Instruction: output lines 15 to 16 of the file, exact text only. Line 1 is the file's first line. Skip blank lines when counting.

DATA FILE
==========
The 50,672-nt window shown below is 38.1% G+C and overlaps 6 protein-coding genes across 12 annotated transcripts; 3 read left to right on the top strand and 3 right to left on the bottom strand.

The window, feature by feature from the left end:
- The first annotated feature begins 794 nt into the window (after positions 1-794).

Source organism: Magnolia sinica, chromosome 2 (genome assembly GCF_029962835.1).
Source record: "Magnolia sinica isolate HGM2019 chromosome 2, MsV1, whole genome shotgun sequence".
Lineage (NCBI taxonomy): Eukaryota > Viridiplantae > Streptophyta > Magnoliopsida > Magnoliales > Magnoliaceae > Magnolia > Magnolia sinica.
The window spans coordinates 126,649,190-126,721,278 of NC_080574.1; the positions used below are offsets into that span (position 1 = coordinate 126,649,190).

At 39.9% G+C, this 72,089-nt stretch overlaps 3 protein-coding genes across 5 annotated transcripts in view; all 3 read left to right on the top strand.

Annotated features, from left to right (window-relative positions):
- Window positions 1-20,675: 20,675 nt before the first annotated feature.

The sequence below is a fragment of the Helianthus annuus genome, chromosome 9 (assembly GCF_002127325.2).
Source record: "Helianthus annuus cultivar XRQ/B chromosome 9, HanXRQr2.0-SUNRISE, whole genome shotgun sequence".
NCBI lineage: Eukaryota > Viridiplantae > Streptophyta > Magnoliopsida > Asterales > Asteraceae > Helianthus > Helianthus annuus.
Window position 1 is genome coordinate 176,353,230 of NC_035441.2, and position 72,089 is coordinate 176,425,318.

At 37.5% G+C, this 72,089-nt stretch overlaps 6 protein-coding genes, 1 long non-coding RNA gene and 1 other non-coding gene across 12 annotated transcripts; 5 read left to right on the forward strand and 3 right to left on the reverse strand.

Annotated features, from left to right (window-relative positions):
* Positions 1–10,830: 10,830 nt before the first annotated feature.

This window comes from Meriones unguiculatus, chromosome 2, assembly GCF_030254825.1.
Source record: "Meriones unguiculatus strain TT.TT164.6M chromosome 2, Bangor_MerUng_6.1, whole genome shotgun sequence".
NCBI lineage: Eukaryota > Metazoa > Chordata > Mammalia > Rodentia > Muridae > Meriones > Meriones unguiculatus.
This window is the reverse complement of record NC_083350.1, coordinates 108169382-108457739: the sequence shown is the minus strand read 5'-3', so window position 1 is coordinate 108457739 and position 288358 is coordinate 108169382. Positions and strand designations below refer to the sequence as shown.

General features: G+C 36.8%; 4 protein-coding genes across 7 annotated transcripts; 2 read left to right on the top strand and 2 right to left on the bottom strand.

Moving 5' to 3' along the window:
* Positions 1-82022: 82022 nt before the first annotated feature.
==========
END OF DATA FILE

At 37.5% G+C, this 72,089-nt stretch overlaps 6 protein-coding genes, 1 long non-coding RNA gene and 1 other non-coding gene across 12 annotated transcripts; 5 read left to right on the forward strand and 3 right to left on the reverse strand.

Annotated features, from left to right (window-relative positions):